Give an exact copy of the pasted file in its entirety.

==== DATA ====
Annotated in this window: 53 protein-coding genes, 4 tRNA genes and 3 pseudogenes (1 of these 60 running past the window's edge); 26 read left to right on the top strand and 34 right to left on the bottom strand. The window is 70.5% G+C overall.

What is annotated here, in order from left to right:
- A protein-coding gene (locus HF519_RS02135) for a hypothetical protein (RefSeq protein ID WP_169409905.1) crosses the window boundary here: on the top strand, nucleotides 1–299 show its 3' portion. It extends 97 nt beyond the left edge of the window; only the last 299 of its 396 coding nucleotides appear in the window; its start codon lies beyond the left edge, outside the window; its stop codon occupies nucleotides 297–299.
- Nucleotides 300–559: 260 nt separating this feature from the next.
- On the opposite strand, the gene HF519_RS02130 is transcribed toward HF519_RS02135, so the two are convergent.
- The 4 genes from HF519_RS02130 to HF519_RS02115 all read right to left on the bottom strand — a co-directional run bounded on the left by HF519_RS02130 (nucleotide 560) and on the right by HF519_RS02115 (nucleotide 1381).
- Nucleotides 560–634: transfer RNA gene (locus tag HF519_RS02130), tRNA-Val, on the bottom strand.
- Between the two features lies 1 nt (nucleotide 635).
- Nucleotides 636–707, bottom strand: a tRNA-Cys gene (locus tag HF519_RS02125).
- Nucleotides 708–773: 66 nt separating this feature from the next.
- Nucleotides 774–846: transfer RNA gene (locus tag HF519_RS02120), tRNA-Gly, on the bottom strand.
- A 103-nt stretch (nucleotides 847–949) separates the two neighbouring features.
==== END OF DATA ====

Annotated in this window: 53 protein-coding genes, 4 tRNA genes and 3 pseudogenes (1 of these 60 running past the window's edge); 26 read left to right on the top strand and 34 right to left on the bottom strand. The window is 70.5% G+C overall.

What is annotated here, in order from left to right:
- A protein-coding gene (locus HF519_RS02135) for a hypothetical protein (RefSeq protein ID WP_169409905.1) crosses the window boundary here: on the top strand, nucleotides 1–299 show its 3' portion. It extends 97 nt beyond the left edge of the window; only the last 299 of its 396 coding nucleotides appear in the window; its start codon lies beyond the left edge, outside the window; its stop codon occupies nucleotides 297–299.
- Nucleotides 300–559: 260 nt separating this feature from the next.
- On the opposite strand, the gene HF519_RS02130 is transcribed toward HF519_RS02135, so the two are convergent.
- The 4 genes from HF519_RS02130 to HF519_RS02115 all read right to left on the bottom strand — a co-directional run bounded on the left by HF519_RS02130 (nucleotide 560) and on the right by HF519_RS02115 (nucleotide 1381).
- Nucleotides 560–634: transfer RNA gene (locus tag HF519_RS02130), tRNA-Val, on the bottom strand.
- Between the two features lies 1 nt (nucleotide 635).
- Nucleotides 636–707, bottom strand: a tRNA-Cys gene (locus tag HF519_RS02125).
- Nucleotides 708–773: 66 nt separating this feature from the next.
- Nucleotides 774–846: transfer RNA gene (locus tag HF519_RS02120), tRNA-Gly, on the bottom strand.
- A 103-nt stretch (nucleotides 847–949) separates the two neighbouring features.